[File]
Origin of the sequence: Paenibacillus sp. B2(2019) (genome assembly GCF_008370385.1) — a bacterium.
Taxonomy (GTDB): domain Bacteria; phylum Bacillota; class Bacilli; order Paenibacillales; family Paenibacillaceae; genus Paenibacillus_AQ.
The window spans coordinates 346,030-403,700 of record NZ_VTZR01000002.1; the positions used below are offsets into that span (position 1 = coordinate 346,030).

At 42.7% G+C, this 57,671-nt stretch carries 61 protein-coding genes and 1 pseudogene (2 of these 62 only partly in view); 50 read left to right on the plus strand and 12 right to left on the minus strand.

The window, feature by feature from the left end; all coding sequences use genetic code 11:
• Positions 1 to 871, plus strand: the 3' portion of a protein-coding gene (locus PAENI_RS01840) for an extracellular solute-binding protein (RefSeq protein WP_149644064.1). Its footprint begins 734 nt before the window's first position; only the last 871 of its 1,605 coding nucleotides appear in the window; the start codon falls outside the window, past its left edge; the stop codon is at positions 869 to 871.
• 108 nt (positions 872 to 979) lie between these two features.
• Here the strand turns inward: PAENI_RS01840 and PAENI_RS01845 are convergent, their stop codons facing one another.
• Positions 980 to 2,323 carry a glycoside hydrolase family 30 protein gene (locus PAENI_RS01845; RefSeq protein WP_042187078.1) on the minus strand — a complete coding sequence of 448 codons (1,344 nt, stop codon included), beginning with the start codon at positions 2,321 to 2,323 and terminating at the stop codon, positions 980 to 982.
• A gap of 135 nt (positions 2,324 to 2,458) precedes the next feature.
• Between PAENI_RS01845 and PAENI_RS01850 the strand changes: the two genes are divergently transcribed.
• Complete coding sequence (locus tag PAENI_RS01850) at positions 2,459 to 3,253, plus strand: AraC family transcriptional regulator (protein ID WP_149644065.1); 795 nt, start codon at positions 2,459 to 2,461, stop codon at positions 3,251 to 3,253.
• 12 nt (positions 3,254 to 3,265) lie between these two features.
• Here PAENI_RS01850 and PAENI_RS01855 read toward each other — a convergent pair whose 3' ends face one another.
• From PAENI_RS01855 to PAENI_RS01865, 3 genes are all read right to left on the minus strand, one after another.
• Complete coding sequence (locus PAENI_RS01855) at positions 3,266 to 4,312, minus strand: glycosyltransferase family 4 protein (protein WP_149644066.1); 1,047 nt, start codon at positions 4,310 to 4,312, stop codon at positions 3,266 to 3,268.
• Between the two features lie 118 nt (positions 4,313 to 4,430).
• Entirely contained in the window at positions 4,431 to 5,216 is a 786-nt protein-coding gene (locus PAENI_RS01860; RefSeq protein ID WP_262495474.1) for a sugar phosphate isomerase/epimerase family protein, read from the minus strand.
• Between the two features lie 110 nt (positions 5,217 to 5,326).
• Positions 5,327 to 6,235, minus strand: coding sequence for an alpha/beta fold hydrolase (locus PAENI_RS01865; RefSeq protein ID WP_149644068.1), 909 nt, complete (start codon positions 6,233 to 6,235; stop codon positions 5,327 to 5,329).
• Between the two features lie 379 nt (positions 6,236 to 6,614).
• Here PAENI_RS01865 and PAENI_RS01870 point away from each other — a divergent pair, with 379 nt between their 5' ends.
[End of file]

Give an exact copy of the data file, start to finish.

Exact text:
Origin of the sequence: Paenibacillus sp. B2(2019) (genome assembly GCF_008370385.1) — a bacterium.
Taxonomy (GTDB): domain Bacteria; phylum Bacillota; class Bacilli; order Paenibacillales; family Paenibacillaceae; genus Paenibacillus_AQ.
The window spans coordinates 346,030-403,700 of record NZ_VTZR01000002.1; the positions used below are offsets into that span (position 1 = coordinate 346,030).

At 42.7% G+C, this 57,671-nt stretch carries 61 protein-coding genes and 1 pseudogene (2 of these 62 only partly in view); 50 read left to right on the plus strand and 12 right to left on the minus strand.

The window, feature by feature from the left end; all coding sequences use genetic code 11:
• Positions 1 to 871, plus strand: the 3' portion of a protein-coding gene (locus PAENI_RS01840) for an extracellular solute-binding protein (RefSeq protein WP_149644064.1). Its footprint begins 734 nt before the window's first position; only the last 871 of its 1,605 coding nucleotides appear in the window; the start codon falls outside the window, past its left edge; the stop codon is at positions 869 to 871.
• 108 nt (positions 872 to 979) lie between these two features.
• Here the strand turns inward: PAENI_RS01840 and PAENI_RS01845 are convergent, their stop codons facing one another.
• Positions 980 to 2,323 carry a glycoside hydrolase family 30 protein gene (locus PAENI_RS01845; RefSeq protein WP_042187078.1) on the minus strand — a complete coding sequence of 448 codons (1,344 nt, stop codon included), beginning with the start codon at positions 2,321 to 2,323 and terminating at the stop codon, positions 980 to 982.
• A gap of 135 nt (positions 2,324 to 2,458) precedes the next feature.
• Between PAENI_RS01845 and PAENI_RS01850 the strand changes: the two genes are divergently transcribed.
• Complete coding sequence (locus tag PAENI_RS01850) at positions 2,459 to 3,253, plus strand: AraC family transcriptional regulator (protein ID WP_149644065.1); 795 nt, start codon at positions 2,459 to 2,461, stop codon at positions 3,251 to 3,253.
• 12 nt (positions 3,254 to 3,265) lie between these two features.
• Here PAENI_RS01850 and PAENI_RS01855 read toward each other — a convergent pair whose 3' ends face one another.
• From PAENI_RS01855 to PAENI_RS01865, 3 genes are all read right to left on the minus strand, one after another.
• Complete coding sequence (locus PAENI_RS01855) at positions 3,266 to 4,312, minus strand: glycosyltransferase family 4 protein (protein WP_149644066.1); 1,047 nt, start codon at positions 4,310 to 4,312, stop codon at positions 3,266 to 3,268.
• Between the two features lie 118 nt (positions 4,313 to 4,430).
• Entirely contained in the window at positions 4,431 to 5,216 is a 786-nt protein-coding gene (locus PAENI_RS01860; RefSeq protein ID WP_262495474.1) for a sugar phosphate isomerase/epimerase family protein, read from the minus strand.
• Between the two features lie 110 nt (positions 5,217 to 5,326).
• Positions 5,327 to 6,235, minus strand: coding sequence for an alpha/beta fold hydrolase (locus PAENI_RS01865; RefSeq protein ID WP_149644068.1), 909 nt, complete (start codon positions 6,233 to 6,235; stop codon positions 5,327 to 5,329).
• Between the two features lie 379 nt (positions 6,236 to 6,614).
• Here PAENI_RS01865 and PAENI_RS01870 point away from each other — a divergent pair, with 379 nt between their 5' ends.